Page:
Brando also stars as the lead character, Rio. Other notable actors in the work include Karl Malden as Dad Longworth, Slim Pickens and Katy Jurado.
Rod Serling, already famed as the creator of The Twilight Zone series, wrote an adaptation of the novel The Authentic Death of Hendry Jones by Charles Neider (1956) - which was itself simply a novelization of the career of Billy the Kid relocated to Monterey, CA - at the request of producer Frank Rosenberg. The treatment was rejected and Rosenberg next hired Sam Peckinpah, who finished his first script on 11 November 1957. Marlon Brando's Pennebaker Productions had paid $40,000 for the rights to Authentic Death and then signed a contract with Stanley Kubrick to direct for Paramount Pictures. Peckinpah handed in a revised screenplay on 6 May 1959, and all was set.
It didn't stay all set. First, Kubrick didn't like the screenplay. Brando fired Peckinpah and hired Calder Willingham, but he and Brando stalled, so both Willingham and Kubrick were canned. Guy Trosper became the new screenwriter, who worked on the story with Brando, who hired himself as director.
The movie as it runs today has very little resemblance to the Neider novel, and what remains has much more resonance with history than fiction. At various times, the two credited screenwriters and the uncredited Peckinpah have claimed or had claimed for them a majority of the responsibility for the film, and Karl Malden has answered the query about who really wrote the story which became Jacks thus: "There is one answer to your question - Marlon Brando, a genius in our time."


JM

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Re: 1001 films you must see before you die- Part VIII: 1960-1964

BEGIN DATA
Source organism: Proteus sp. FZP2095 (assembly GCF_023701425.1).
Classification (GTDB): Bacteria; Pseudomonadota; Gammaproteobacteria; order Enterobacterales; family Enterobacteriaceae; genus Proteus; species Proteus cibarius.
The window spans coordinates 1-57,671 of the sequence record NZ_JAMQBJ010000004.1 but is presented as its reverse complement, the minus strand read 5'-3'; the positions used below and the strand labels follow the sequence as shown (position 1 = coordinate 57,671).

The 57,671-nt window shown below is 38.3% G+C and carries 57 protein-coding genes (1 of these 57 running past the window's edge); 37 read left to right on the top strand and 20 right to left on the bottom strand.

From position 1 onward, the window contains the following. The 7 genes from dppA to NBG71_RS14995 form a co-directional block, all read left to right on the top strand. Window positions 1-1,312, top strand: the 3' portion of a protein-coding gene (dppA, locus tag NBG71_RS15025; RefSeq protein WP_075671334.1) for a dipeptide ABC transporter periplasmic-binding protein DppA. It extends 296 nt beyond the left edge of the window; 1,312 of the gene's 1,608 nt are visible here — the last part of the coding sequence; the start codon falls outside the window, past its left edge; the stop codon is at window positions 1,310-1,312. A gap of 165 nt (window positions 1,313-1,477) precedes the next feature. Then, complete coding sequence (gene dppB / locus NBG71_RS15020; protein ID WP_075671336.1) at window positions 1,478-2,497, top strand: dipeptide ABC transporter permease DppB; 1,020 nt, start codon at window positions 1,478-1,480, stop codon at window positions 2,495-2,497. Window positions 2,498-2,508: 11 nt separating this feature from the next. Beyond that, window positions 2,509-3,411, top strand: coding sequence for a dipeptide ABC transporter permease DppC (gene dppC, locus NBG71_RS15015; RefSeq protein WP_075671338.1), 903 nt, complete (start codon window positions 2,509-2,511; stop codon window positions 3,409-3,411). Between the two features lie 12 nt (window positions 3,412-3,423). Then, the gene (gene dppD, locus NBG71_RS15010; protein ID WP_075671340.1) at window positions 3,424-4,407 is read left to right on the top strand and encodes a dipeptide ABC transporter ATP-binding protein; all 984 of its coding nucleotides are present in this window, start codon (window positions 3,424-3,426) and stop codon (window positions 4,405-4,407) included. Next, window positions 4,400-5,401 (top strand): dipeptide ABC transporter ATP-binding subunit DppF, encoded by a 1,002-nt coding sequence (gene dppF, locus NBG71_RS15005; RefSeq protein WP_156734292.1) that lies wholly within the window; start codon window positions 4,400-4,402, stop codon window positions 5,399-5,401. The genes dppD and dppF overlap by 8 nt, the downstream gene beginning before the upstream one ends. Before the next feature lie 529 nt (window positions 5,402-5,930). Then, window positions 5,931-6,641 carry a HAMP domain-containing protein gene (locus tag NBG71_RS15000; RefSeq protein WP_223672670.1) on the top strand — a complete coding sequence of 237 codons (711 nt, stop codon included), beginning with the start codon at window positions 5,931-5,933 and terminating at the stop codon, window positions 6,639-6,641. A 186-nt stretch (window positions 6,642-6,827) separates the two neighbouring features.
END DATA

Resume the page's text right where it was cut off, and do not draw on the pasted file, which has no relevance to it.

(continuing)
Mensaje  JM el Sáb Oct 31, 2009 12:43 am

372
Lola (Jacques Demy, 1961)




Lola, is a 1961 film, the debut film directed by Jacques Demy as a tribute to director Max Ophüls and is described by Demy as a "musical without music". Anouk Aimée starred in the title role. The film was restored and re-released by Demy's widow, French filmmaker Agnès Varda.
The names of the film and title character were inspired by Josef von Sternberg's 1930 film Der blaue Engel, in which Marlene Dietrich played a burlesque performer named "Lola Lola."
Lola takes place in the Atlantic coastal city of Nantes, France. A young man, Roland Cassard (Marc Michel, who later reprises the role of Roland in the later Demy film, The Umbrellas of Cherbourg) is letting his life waste away until he has a chance encounter with Lola (Aimée), a woman he used to know as a teenager before World War II and who is now a cabaret dancer. Though Roland is quite smitten with her, Lola is preoccupied with her former lover, Michel, who abandoned her and her 7-year old son years before. Also vying for Lola's heart is an American sailor, Frankie (Alan Scott), but Lola does not return his affection.


JM

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Re: 1001 films you must see before you die- Part VIII: 1960-1964

Mensaje  JM el Sáb Oct 31, 2009 12:46 am

373
Breakfast at Tiffany's (Blake Edwards, 1961)




No film better utilizes Audrey Hepburn's flighty charm and svelte beauty than this romantic adaptation of Truman Capote's novella. Hepburn's urban sophisticate Holly Golightly, an enchanting neurotic living off the gifts of gentlemen, is a bewitching figure in designer dresses and costume jewelry. George Peppard is her upstairs neighbor, a struggling writer and "kept" man financed by a steely older woman (Patricia Neal). His growing friendship with the lonely Holly soon turns to love and threatens the delicate balance of both of their compromised lives. Taking liberties with Capote's bittersweet story, director Blake Edwards and screenwriter George Axelrod turn New York into a city of lovers and create a poignant portrait of Holly, a frustrated romantic with a secret past and a hidden vulnerability. Composer Henry Mancini earned Oscars for the hit song "Moon River" and his tastefully romantic score. The only sour note in the whole film is Mickey Rooney's demeaning performance as the apartment's Japanese manager, an offensively overdone stereotype even in 1961. The rest of the film has weathered the decades well. Edwards's elegant yet light touch, Axelrod's generous screenplay, and Hepburn's mix of knowing experience and naiveté combine to create one of the great screen romances and a refined slice of high society bohemian chic.